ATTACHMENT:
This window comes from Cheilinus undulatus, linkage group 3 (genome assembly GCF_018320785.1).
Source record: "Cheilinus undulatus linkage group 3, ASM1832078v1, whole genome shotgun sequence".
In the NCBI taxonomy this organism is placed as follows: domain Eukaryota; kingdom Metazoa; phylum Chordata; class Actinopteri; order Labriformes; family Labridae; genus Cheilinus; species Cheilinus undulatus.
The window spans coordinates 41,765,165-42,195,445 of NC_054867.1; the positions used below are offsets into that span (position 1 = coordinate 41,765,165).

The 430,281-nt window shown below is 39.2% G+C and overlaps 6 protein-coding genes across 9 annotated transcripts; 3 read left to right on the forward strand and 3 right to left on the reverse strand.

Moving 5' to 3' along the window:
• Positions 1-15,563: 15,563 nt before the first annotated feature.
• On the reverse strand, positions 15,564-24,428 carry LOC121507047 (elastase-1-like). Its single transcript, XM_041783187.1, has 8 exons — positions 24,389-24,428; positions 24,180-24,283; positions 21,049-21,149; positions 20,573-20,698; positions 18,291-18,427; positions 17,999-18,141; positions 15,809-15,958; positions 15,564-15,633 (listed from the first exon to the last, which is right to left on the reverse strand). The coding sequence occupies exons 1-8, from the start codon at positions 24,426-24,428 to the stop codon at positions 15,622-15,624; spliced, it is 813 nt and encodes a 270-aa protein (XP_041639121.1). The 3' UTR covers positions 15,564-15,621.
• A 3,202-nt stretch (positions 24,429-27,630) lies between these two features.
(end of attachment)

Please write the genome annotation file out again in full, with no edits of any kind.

This window comes from Cheilinus undulatus, linkage group 3 (genome assembly GCF_018320785.1).
Source record: "Cheilinus undulatus linkage group 3, ASM1832078v1, whole genome shotgun sequence".
In the NCBI taxonomy this organism is placed as follows: domain Eukaryota; kingdom Metazoa; phylum Chordata; class Actinopteri; order Labriformes; family Labridae; genus Cheilinus; species Cheilinus undulatus.
The window spans coordinates 41,765,165-42,195,445 of NC_054867.1; the positions used below are offsets into that span (position 1 = coordinate 41,765,165).

The 430,281-nt window shown below is 39.2% G+C and overlaps 6 protein-coding genes across 9 annotated transcripts; 3 read left to right on the forward strand and 3 right to left on the reverse strand.

Moving 5' to 3' along the window:
• Positions 1-15,563: 15,563 nt before the first annotated feature.
• On the reverse strand, positions 15,564-24,428 carry LOC121507047 (elastase-1-like). Its single transcript, XM_041783187.1, has 8 exons — positions 24,389-24,428; positions 24,180-24,283; positions 21,049-21,149; positions 20,573-20,698; positions 18,291-18,427; positions 17,999-18,141; positions 15,809-15,958; positions 15,564-15,633 (listed from the first exon to the last, which is right to left on the reverse strand). The coding sequence occupies exons 1-8, from the start codon at positions 24,426-24,428 to the stop codon at positions 15,622-15,624; spliced, it is 813 nt and encodes a 270-aa protein (XP_041639121.1). The 3' UTR covers positions 15,564-15,621.
• A 3,202-nt stretch (positions 24,429-27,630) lies between these two features.